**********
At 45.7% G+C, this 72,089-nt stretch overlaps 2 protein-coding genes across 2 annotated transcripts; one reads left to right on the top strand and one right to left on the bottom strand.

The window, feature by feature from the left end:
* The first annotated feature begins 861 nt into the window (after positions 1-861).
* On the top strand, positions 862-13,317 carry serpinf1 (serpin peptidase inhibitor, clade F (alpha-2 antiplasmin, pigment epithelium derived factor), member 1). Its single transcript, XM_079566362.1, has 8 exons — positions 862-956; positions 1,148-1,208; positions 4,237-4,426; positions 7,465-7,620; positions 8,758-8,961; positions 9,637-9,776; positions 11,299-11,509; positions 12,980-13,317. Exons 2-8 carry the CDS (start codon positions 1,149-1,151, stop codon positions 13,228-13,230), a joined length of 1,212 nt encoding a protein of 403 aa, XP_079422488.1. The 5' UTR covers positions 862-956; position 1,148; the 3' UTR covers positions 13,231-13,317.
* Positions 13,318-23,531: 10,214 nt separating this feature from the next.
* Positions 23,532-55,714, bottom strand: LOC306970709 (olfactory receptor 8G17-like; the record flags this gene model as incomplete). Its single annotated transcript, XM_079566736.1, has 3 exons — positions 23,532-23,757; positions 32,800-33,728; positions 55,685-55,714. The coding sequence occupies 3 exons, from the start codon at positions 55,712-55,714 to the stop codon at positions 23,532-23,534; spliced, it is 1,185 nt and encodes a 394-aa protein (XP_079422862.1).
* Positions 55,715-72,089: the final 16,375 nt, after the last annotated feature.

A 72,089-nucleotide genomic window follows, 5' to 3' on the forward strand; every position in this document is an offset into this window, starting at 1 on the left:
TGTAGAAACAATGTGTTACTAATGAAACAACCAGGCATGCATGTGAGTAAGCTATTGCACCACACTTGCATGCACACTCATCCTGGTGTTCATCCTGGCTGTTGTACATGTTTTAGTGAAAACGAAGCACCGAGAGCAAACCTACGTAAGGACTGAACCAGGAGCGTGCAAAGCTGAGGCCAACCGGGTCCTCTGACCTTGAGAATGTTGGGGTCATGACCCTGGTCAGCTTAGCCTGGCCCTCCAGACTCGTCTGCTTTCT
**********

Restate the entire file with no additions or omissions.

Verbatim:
At 45.7% G+C, this 72,089-nt stretch overlaps 2 protein-coding genes across 2 annotated transcripts; one reads left to right on the top strand and one right to left on the bottom strand.

The window, feature by feature from the left end:
* The first annotated feature begins 861 nt into the window (after positions 1-861).
* On the top strand, positions 862-13,317 carry serpinf1 (serpin peptidase inhibitor, clade F (alpha-2 antiplasmin, pigment epithelium derived factor), member 1). Its single transcript, XM_079566362.1, has 8 exons — positions 862-956; positions 1,148-1,208; positions 4,237-4,426; positions 7,465-7,620; positions 8,758-8,961; positions 9,637-9,776; positions 11,299-11,509; positions 12,980-13,317. Exons 2-8 carry the CDS (start codon positions 1,149-1,151, stop codon positions 13,228-13,230), a joined length of 1,212 nt encoding a protein of 403 aa, XP_079422488.1. The 5' UTR covers positions 862-956; position 1,148; the 3' UTR covers positions 13,231-13,317.
* Positions 13,318-23,531: 10,214 nt separating this feature from the next.
* Positions 23,532-55,714, bottom strand: LOC306970709 (olfactory receptor 8G17-like; the record flags this gene model as incomplete). Its single annotated transcript, XM_079566736.1, has 3 exons — positions 23,532-23,757; positions 32,800-33,728; positions 55,685-55,714. The coding sequence occupies 3 exons, from the start codon at positions 55,712-55,714 to the stop codon at positions 23,532-23,534; spliced, it is 1,185 nt and encodes a 394-aa protein (XP_079422862.1).
* Positions 55,715-72,089: the final 16,375 nt, after the last annotated feature.

A 72,089-nucleotide genomic window follows, 5' to 3' on the forward strand; every position in this document is an offset into this window, starting at 1 on the left:
TGTAGAAACAATGTGTTACTAATGAAACAACCAGGCATGCATGTGAGTAAGCTATTGCACCACACTTGCATGCACACTCATCCTGGTGTTCATCCTGGCTGTTGTACATGTTTTAGTGAAAACGAAGCACCGAGAGCAAACCTACGTAAGGACTGAACCAGGAGCGTGCAAAGCTGAGGCCAACCGGGTCCTCTGACCTTGAGAATGTTGGGGTCATGACCCTGGTCAGCTTAGCCTGGCCCTCCAGACTCGTCTGCTTTCT